Watson Institute at Brown University
Public Policy
John Tyler

John Tyler

+1 401 863 1036
Barus Hall, 340 Brook Street, Room 108

Downloadable CV

John Tyler

Professor of Education, Economics, and Public Policy
Associate Dean of the Graduate School

Areas of Interest: Economics of education, program evaluation, K-12 reform, teacher evaluation.


John Tyler is professor of education, economics, and public policy at Brown as well as an associate dean of the Graduate School. Tyler's recent research focuses on teacher evaluation and measures of teacher effectiveness, examinations of how teachers use data to inform and improve their practice, and in general, impact evaluation in education. Past research has examined dropout issues, the economic returns to the GED credential, the returns to skills for low educated individuals, and the impact of correctional education on post-release labor market outcomes of criminal justice offenders.

Tyler received a BS in mathematics and physics from Angelo State University in San Angelo, Texas. Following college he took over the family farming operation in West Texas for the next fourteen years. He combined his last years of farming with a position teaching middle school mathematics, a move that eventually led to doctoral studies at the Harvard Graduate School of Education where he focused on studies in the economics of education.


John Tyler’s recent research is in the area of teacher evaluation, and in particular whether and how teacher evaluation systems can help teachers become more effective. A current project uses data from a state teacher evaluation system to match teachers who scored low in certain areas of the evaluation with teachers in the same school who scored higher on the same fine-grained dimensions of practice. These matches are then provided to school principals so that the principals can establish teaching “partnerships” with a goal of providing a mechanism whereby higher performing teachers can help their lower performing colleagues become more effective. The project is currently undergoing a randomized evaluation.


ECON 1301 Economics of Education I

This course teaches students how to use microeconomics to analyze a broad array of education policy issues. The departure of this course from ECON 1110 is the emphasis on studying microeconomics in applied settings, and in particular, using microeonomic concepts to think about, analyze, and solve policy questions in education.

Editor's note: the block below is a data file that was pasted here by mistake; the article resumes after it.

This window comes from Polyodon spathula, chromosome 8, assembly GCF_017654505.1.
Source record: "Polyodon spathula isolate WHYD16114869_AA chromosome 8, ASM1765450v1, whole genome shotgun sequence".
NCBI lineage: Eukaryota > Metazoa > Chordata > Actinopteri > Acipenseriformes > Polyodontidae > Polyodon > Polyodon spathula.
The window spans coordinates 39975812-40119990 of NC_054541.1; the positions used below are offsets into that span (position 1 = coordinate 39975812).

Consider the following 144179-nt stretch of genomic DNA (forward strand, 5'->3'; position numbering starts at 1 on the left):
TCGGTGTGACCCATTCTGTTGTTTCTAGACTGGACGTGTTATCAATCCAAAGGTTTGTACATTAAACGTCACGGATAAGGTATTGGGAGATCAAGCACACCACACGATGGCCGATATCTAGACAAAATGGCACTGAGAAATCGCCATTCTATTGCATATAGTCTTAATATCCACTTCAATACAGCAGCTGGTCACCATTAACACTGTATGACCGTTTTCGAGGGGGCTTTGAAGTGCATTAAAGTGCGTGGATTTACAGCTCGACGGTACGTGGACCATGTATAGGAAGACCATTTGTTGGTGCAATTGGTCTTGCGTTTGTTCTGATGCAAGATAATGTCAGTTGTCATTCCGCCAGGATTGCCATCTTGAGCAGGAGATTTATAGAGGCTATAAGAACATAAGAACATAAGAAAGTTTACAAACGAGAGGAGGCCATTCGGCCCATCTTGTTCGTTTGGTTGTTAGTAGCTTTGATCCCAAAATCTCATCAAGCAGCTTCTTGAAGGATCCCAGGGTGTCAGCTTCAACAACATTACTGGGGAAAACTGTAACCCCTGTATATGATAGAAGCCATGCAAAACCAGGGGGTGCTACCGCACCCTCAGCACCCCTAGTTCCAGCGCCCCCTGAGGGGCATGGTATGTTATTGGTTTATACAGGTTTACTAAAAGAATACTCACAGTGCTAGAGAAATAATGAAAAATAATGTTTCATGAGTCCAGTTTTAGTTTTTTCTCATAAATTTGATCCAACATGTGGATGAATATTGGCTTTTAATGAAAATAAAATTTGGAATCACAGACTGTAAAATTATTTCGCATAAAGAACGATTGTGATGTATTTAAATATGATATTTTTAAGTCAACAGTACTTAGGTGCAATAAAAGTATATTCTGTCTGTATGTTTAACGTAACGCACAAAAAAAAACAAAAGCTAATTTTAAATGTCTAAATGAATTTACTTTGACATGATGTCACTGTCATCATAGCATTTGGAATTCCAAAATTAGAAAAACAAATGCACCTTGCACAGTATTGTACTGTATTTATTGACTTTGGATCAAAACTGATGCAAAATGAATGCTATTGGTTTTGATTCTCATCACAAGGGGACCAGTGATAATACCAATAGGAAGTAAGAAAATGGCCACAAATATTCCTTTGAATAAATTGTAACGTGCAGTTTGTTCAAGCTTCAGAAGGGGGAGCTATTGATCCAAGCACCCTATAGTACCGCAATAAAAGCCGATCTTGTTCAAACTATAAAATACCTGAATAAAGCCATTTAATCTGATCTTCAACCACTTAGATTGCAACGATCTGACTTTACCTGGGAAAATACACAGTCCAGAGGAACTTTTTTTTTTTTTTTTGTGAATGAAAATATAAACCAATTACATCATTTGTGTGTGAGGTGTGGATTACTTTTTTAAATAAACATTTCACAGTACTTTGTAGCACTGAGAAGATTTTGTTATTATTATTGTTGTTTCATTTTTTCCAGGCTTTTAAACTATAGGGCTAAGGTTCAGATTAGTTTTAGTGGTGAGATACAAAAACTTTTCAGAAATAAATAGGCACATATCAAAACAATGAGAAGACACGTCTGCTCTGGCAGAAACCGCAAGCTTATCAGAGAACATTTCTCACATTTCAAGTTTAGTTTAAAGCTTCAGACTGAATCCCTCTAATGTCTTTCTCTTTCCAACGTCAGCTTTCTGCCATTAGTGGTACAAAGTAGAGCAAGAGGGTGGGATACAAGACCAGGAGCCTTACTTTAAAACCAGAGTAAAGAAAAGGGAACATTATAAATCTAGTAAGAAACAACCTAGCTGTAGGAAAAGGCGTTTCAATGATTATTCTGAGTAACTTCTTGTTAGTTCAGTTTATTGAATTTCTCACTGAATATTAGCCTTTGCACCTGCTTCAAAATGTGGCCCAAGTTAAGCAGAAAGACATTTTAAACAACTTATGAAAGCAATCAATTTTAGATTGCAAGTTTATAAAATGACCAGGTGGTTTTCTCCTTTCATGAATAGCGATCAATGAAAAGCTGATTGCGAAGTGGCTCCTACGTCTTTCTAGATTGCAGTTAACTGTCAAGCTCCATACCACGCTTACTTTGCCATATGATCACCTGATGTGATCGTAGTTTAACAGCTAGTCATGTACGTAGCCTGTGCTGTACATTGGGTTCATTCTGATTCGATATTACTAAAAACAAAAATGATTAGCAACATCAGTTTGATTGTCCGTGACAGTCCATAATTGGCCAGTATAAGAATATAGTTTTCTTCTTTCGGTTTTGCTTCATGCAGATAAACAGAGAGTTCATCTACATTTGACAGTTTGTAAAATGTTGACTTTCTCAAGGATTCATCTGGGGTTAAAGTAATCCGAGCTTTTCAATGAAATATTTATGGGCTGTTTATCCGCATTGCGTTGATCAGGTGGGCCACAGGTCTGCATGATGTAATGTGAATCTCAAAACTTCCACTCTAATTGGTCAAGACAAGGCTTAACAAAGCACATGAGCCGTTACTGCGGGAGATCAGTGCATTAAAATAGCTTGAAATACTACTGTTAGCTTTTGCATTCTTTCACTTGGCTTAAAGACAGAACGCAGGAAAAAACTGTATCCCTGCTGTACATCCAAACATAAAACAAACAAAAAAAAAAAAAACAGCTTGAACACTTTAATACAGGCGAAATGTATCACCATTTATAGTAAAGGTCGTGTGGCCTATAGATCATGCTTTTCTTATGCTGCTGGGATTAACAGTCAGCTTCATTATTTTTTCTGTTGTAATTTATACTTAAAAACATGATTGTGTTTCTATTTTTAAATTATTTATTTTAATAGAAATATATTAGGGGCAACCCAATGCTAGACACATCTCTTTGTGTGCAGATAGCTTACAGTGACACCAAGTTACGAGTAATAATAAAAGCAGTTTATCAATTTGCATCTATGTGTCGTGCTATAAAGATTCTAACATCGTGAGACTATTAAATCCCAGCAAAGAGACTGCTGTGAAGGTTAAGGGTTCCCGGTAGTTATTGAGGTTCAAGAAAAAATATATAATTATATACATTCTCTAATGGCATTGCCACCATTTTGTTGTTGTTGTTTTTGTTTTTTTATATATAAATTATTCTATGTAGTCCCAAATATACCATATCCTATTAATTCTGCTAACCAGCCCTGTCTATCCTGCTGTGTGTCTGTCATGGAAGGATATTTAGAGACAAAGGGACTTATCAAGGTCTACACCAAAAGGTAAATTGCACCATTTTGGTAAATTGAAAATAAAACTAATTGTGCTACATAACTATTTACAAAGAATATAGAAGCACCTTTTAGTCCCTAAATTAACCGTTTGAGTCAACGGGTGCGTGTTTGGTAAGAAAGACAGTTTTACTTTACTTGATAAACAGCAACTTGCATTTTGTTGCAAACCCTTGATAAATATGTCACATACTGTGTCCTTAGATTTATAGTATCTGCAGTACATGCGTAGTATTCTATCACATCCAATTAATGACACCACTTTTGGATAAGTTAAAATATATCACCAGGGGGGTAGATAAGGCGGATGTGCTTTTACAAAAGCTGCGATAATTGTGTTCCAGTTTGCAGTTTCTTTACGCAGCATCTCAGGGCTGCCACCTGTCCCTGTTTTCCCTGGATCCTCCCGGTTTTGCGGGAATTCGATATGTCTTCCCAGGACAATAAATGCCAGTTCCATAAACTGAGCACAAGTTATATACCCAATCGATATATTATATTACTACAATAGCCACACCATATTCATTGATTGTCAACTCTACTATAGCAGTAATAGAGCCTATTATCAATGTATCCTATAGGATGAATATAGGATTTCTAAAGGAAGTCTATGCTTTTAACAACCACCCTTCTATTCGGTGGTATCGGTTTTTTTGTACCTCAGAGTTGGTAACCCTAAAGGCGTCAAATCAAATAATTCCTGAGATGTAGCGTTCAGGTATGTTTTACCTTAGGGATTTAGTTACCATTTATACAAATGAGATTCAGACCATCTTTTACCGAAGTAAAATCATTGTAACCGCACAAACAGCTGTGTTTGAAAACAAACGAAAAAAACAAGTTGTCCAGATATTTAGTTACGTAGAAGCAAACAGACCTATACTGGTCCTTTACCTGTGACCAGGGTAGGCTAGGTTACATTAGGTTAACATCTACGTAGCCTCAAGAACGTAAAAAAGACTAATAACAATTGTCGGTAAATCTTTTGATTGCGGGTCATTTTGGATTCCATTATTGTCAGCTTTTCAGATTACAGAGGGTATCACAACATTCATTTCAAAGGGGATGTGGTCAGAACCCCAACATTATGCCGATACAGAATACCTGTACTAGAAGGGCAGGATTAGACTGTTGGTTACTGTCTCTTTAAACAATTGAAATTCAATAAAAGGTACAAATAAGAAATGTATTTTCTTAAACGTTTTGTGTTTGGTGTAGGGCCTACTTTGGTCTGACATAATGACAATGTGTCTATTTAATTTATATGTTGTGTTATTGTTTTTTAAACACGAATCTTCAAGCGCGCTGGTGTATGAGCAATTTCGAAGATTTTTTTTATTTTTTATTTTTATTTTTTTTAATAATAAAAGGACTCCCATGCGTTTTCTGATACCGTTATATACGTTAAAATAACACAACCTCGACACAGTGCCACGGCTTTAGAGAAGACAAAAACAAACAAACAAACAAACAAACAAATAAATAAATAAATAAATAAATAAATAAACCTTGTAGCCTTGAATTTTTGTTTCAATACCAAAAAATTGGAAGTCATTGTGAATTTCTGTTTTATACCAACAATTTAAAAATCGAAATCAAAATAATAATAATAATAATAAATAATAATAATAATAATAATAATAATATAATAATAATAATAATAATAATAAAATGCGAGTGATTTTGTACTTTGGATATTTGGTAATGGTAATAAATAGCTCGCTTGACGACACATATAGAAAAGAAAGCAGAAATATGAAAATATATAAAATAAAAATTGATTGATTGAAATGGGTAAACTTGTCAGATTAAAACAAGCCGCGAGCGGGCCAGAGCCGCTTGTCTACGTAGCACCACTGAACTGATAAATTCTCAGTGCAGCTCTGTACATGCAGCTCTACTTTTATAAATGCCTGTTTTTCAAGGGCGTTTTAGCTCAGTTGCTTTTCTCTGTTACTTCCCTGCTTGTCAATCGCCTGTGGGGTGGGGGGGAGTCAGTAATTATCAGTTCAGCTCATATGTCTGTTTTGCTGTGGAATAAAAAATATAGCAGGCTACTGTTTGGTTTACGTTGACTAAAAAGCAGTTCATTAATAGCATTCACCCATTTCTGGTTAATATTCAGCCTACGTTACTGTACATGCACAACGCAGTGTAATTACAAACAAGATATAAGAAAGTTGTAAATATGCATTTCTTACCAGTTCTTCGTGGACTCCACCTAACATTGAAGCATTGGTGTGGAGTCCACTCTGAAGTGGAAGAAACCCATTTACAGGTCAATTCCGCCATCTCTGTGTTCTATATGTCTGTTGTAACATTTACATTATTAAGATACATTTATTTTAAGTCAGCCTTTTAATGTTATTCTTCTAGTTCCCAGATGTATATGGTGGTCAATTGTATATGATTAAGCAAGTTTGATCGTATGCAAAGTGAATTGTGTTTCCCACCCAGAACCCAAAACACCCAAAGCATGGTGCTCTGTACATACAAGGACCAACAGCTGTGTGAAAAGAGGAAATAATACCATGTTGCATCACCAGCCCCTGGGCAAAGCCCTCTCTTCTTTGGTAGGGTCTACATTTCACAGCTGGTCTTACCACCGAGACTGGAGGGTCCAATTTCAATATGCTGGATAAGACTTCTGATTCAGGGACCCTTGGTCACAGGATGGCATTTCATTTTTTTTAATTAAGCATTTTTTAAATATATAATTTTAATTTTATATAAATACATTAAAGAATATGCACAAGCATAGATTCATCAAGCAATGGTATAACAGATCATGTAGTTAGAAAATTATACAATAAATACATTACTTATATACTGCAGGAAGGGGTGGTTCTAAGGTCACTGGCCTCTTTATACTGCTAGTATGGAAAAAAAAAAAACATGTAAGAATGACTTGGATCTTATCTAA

EDUC 1130 Economics of Education I

How do we attract good teachers to public schools? What are the economic returns to early-childhood intervention programs? These are just two examples of important education policy questions. This course introduces key concepts of microeconomic theory and uses them to analyze these and other policy questions. Organized around a structured sequence of readings.

EDUC 2350, Economics of Education II (graduate)

This course introduces students to the main economic theories and related applied work that inform education policy analysis. In so doing, the course combines economic theory, econometric studies, and education and institutional literature in an examination of current issues in US education, particularly those issues that are most relevant to urban education. The course begins with examinations of key concepts and theories from microeconomics, labor economics, and public economics that are most relevant for studying questions in education. After laying this theoretical foundation the course then examines how these theories can illuminate and aid policy analysis around key topics in U.S. education.



“If You Build It Will They Come? Teachers’ Online Use of Student Performance Data.” Education Finance and Policy 8(2): 168-207.

“Does Prison-Based Adult Basic Education Improve Post-Release Outcomes for Male Prisoners in Florida?” (with lead author Rosa Cho). Crime and Delinquency 59(7): 975-1005.


“The Effect of Evaluation on Teacher Performance” (with co-author Eric S. Taylor) American Economic Review 102(7):3628-3651.

“Can Teacher Evaluation Improve Teaching?” (with co-author Eric S. Taylor). Education Next 12(4).


“Identifying Effective Classroom Practice Using Student Achievement Data” (with co-authors Thomas J. Kane, Eric S. Taylor, and Amy L. Wooten). Journal of Human Resources 46(3):587-613.